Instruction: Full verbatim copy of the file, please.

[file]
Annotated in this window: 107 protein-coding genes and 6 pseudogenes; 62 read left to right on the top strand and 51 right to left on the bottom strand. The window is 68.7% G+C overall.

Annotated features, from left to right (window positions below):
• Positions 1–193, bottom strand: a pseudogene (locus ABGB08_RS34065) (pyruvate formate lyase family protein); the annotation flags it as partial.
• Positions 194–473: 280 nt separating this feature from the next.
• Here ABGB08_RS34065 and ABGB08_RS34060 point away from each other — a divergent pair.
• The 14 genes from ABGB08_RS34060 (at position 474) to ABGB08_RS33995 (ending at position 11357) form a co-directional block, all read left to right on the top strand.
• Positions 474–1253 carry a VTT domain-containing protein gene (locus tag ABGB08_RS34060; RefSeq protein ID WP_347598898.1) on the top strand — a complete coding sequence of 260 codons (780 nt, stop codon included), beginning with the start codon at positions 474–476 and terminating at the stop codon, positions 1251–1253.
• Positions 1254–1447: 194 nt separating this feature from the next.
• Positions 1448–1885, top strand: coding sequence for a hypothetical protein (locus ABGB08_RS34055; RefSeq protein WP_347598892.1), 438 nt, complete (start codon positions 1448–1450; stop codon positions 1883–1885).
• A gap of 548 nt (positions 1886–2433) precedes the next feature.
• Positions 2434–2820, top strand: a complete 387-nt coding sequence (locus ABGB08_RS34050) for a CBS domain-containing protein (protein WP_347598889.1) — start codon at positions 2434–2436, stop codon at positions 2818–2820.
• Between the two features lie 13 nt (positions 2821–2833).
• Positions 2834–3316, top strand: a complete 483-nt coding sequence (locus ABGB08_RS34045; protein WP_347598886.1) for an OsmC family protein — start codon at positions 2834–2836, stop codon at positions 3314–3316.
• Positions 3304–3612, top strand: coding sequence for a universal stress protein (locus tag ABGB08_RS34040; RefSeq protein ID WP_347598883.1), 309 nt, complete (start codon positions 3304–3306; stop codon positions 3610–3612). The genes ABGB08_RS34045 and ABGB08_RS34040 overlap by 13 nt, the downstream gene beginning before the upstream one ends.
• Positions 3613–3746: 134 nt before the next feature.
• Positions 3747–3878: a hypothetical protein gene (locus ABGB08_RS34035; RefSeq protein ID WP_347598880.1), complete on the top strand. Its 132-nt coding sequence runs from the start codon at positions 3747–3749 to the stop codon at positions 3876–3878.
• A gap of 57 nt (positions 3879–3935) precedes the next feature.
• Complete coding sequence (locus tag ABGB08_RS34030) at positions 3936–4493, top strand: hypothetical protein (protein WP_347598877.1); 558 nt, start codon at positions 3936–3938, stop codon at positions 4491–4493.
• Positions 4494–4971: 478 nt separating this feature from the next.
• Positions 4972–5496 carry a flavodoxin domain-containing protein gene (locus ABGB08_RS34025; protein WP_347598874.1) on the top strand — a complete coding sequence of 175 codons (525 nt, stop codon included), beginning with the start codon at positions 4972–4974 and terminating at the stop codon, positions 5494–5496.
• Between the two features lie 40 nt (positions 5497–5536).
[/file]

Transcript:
Annotated in this window: 107 protein-coding genes and 6 pseudogenes; 62 read left to right on the top strand and 51 right to left on the bottom strand. The window is 68.7% G+C overall.

Annotated features, from left to right (window positions below):
• Positions 1–193, bottom strand: a pseudogene (locus ABGB08_RS34065) (pyruvate formate lyase family protein); the annotation flags it as partial.
• Positions 194–473: 280 nt separating this feature from the next.
• Here ABGB08_RS34065 and ABGB08_RS34060 point away from each other — a divergent pair.
• The 14 genes from ABGB08_RS34060 (at position 474) to ABGB08_RS33995 (ending at position 11357) form a co-directional block, all read left to right on the top strand.
• Positions 474–1253 carry a VTT domain-containing protein gene (locus tag ABGB08_RS34060; RefSeq protein ID WP_347598898.1) on the top strand — a complete coding sequence of 260 codons (780 nt, stop codon included), beginning with the start codon at positions 474–476 and terminating at the stop codon, positions 1251–1253.
• Positions 1254–1447: 194 nt separating this feature from the next.
• Positions 1448–1885, top strand: coding sequence for a hypothetical protein (locus ABGB08_RS34055; RefSeq protein WP_347598892.1), 438 nt, complete (start codon positions 1448–1450; stop codon positions 1883–1885).
• A gap of 548 nt (positions 1886–2433) precedes the next feature.
• Positions 2434–2820, top strand: a complete 387-nt coding sequence (locus ABGB08_RS34050) for a CBS domain-containing protein (protein WP_347598889.1) — start codon at positions 2434–2436, stop codon at positions 2818–2820.
• Between the two features lie 13 nt (positions 2821–2833).
• Positions 2834–3316, top strand: a complete 483-nt coding sequence (locus ABGB08_RS34045; protein WP_347598886.1) for an OsmC family protein — start codon at positions 2834–2836, stop codon at positions 3314–3316.
• Positions 3304–3612, top strand: coding sequence for a universal stress protein (locus tag ABGB08_RS34040; RefSeq protein ID WP_347598883.1), 309 nt, complete (start codon positions 3304–3306; stop codon positions 3610–3612). The genes ABGB08_RS34045 and ABGB08_RS34040 overlap by 13 nt, the downstream gene beginning before the upstream one ends.
• Positions 3613–3746: 134 nt before the next feature.
• Positions 3747–3878: a hypothetical protein gene (locus ABGB08_RS34035; RefSeq protein ID WP_347598880.1), complete on the top strand. Its 132-nt coding sequence runs from the start codon at positions 3747–3749 to the stop codon at positions 3876–3878.
• A gap of 57 nt (positions 3879–3935) precedes the next feature.
• Complete coding sequence (locus tag ABGB08_RS34030) at positions 3936–4493, top strand: hypothetical protein (protein WP_347598877.1); 558 nt, start codon at positions 3936–3938, stop codon at positions 4491–4493.
• Positions 4494–4971: 478 nt separating this feature from the next.
• Positions 4972–5496 carry a flavodoxin domain-containing protein gene (locus ABGB08_RS34025; protein WP_347598874.1) on the top strand — a complete coding sequence of 175 codons (525 nt, stop codon included), beginning with the start codon at positions 4972–4974 and terminating at the stop codon, positions 5494–5496.
• Between the two features lie 40 nt (positions 5497–5536).